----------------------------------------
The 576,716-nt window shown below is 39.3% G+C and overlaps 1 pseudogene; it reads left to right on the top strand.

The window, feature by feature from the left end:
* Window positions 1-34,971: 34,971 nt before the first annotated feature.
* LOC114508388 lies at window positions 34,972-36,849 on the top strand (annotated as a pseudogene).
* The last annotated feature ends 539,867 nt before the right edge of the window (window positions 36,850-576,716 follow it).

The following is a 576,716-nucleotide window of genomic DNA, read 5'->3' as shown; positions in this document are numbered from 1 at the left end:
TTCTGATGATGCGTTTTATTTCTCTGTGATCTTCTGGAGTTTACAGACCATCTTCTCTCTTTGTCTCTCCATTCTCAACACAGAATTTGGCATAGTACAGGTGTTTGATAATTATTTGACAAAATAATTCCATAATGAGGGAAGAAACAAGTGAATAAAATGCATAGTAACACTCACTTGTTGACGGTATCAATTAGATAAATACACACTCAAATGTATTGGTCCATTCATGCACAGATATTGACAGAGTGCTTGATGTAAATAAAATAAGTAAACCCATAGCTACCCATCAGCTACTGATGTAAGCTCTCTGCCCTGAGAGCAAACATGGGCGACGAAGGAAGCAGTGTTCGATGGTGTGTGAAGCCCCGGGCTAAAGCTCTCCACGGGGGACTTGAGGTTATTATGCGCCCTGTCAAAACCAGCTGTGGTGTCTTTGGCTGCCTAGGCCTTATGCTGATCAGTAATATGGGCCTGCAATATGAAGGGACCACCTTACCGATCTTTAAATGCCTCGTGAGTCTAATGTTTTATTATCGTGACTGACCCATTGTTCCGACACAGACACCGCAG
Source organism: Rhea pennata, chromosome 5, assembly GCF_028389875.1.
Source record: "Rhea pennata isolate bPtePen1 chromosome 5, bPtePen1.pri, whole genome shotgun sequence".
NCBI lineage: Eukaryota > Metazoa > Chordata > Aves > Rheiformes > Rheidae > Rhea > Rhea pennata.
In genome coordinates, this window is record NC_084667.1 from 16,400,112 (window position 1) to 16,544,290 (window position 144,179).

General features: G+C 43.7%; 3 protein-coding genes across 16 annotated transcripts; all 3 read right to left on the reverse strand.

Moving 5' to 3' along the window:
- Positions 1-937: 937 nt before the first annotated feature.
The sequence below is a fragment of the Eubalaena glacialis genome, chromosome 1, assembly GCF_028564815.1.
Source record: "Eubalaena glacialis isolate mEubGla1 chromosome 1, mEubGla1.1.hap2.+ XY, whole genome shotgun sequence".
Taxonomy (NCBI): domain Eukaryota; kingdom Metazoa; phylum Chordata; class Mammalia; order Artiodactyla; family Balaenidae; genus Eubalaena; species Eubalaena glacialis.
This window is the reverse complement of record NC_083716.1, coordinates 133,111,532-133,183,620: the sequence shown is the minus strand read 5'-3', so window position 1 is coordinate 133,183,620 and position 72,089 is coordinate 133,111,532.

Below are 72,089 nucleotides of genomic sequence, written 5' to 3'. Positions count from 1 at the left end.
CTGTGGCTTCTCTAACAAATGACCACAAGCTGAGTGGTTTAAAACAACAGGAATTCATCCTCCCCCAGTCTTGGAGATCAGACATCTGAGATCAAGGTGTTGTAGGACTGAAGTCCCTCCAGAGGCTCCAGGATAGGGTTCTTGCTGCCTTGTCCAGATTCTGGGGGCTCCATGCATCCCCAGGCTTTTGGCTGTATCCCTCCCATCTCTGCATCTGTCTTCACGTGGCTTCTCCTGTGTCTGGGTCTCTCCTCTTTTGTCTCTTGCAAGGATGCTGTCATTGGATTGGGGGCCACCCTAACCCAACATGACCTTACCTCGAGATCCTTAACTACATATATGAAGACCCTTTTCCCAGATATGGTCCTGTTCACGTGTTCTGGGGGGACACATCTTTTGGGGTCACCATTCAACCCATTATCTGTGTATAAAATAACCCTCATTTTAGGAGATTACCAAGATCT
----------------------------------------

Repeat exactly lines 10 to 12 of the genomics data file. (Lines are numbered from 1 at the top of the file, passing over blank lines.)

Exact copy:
NCBI lineage: Eukaryota > Metazoa > Chordata > Aves > Rheiformes > Rheidae > Rhea > Rhea pennata.
In genome coordinates, this window is record NC_084667.1 from 16,400,112 (window position 1) to 16,544,290 (window position 144,179).

General features: G+C 43.7%; 3 protein-coding genes across 16 annotated transcripts; all 3 read right to left on the reverse strand.